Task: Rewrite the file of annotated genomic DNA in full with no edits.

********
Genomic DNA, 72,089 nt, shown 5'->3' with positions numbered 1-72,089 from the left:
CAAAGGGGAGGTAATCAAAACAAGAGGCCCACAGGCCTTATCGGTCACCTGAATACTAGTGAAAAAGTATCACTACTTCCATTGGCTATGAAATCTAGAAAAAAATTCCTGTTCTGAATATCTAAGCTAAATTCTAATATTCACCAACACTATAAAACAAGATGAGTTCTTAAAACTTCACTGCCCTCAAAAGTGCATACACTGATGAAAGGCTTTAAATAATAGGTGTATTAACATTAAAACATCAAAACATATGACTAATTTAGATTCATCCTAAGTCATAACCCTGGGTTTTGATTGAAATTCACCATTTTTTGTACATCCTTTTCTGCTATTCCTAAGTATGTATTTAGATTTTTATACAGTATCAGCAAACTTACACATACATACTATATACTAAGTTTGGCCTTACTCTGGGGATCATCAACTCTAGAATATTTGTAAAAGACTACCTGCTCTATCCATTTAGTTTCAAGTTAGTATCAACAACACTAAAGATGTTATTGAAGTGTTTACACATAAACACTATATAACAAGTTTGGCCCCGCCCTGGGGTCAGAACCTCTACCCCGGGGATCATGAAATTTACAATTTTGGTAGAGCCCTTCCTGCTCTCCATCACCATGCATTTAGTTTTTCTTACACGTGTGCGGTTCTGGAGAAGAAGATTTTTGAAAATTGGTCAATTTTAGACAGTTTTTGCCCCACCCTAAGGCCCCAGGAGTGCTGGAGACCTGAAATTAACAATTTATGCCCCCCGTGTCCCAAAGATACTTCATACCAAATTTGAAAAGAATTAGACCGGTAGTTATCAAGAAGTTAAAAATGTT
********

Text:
Genomic DNA, 72,089 nt, shown 5'->3' with positions numbered 1-72,089 from the left:
CAAAGGGGAGGTAATCAAAACAAGAGGCCCACAGGCCTTATCGGTCACCTGAATACTAGTGAAAAAGTATCACTACTTCCATTGGCTATGAAATCTAGAAAAAAATTCCTGTTCTGAATATCTAAGCTAAATTCTAATATTCACCAACACTATAAAACAAGATGAGTTCTTAAAACTTCACTGCCCTCAAAAGTGCATACACTGATGAAAGGCTTTAAATAATAGGTGTATTAACATTAAAACATCAAAACATATGACTAATTTAGATTCATCCTAAGTCATAACCCTGGGTTTTGATTGAAATTCACCATTTTTTGTACATCCTTTTCTGCTATTCCTAAGTATGTATTTAGATTTTTATACAGTATCAGCAAACTTACACATACATACTATATACTAAGTTTGGCCTTACTCTGGGGATCATCAACTCTAGAATATTTGTAAAAGACTACCTGCTCTATCCATTTAGTTTCAAGTTAGTATCAACAACACTAAAGATGTTATTGAAGTGTTTACACATAAACACTATATAACAAGTTTGGCCCCGCCCTGGGGTCAGAACCTCTACCCCGGGGATCATGAAATTTACAATTTTGGTAGAGCCCTTCCTGCTCTCCATCACCATGCATTTAGTTTTTCTTACACGTGTGCGGTTCTGGAGAAGAAGATTTTTGAAAATTGGTCAATTTTAGACAGTTTTTGCCCCACCCTAAGGCCCCAGGAGTGCTGGAGACCTGAAATTAACAATTTATGCCCCCCGTGTCCCAAAGATACTTCATACCAAATTTGAAAAGAATTAGACCGGTAGTTATCAAGAAGTTAAAAATGTT